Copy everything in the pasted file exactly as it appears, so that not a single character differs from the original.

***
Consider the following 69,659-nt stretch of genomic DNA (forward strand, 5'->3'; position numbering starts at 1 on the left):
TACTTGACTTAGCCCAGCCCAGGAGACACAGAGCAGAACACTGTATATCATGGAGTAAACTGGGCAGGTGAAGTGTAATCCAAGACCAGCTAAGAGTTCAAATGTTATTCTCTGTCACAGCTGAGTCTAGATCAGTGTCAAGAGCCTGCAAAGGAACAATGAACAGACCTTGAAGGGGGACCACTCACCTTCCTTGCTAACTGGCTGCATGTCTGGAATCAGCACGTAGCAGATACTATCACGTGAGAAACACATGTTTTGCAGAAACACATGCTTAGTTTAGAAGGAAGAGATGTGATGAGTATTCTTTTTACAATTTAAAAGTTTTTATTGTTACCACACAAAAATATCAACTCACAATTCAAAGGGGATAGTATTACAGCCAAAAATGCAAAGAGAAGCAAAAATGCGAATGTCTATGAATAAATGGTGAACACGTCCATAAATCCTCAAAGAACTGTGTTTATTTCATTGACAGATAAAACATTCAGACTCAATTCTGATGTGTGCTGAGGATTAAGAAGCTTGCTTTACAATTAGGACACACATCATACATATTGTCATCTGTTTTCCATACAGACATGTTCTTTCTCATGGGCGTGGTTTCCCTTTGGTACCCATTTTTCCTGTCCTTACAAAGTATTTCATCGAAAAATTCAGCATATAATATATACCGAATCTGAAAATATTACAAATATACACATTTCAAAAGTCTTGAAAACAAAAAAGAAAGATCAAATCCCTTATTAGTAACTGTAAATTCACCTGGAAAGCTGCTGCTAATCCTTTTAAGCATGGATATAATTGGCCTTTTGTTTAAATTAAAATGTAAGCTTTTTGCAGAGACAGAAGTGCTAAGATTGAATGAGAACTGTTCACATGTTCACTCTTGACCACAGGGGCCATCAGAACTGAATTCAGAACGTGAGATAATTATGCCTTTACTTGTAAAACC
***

Consider the following 69,659-nt stretch of genomic DNA (forward strand, 5'->3'; position numbering starts at 1 on the left):
TACTTGACTTAGCCCAGCCCAGGAGACACAGAGCAGAACACTGTATATCATGGAGTAAACTGGGCAGGTGAAGTGTAATCCAAGACCAGCTAAGAGTTCAAATGTTATTCTCTGTCACAGCTGAGTCTAGATCAGTGTCAAGAGCCTGCAAAGGAACAATGAACAGACCTTGAAGGGGGACCACTCACCTTCCTTGCTAACTGGCTGCATGTCTGGAATCAGCACGTAGCAGATACTATCACGTGAGAAACACATGTTTTGCAGAAACACATGCTTAGTTTAGAAGGAAGAGATGTGATGAGTATTCTTTTTACAATTTAAAAGTTTTTATTGTTACCACACAAAAATATCAACTCACAATTCAAAGGGGATAGTATTACAGCCAAAAATGCAAAGAGAAGCAAAAATGCGAATGTCTATGAATAAATGGTGAACACGTCCATAAATCCTCAAAGAACTGTGTTTATTTCATTGACAGATAAAACATTCAGACTCAATTCTGATGTGTGCTGAGGATTAAGAAGCTTGCTTTACAATTAGGACACACATCATACATATTGTCATCTGTTTTCCATACAGACATGTTCTTTCTCATGGGCGTGGTTTCCCTTTGGTACCCATTTTTCCTGTCCTTACAAAGTATTTCATCGAAAAATTCAGCATATAATATATACCGAATCTGAAAATATTACAAATATACACATTTCAAAAGTCTTGAAAACAAAAAAGAAAGATCAAATCCCTTATTAGTAACTGTAAATTCACCTGGAAAGCTGCTGCTAATCCTTTTAAGCATGGATATAATTGGCCTTTTGTTTAAATTAAAATGTAAGCTTTTTGCAGAGACAGAAGTGCTAAGATTGAATGAGAACTGTTCACATGTTCACTCTTGACCACAGGGGCCATCAGAACTGAATTCAGAACGTGAGATAATTATGCCTTTACTTGTAAAACC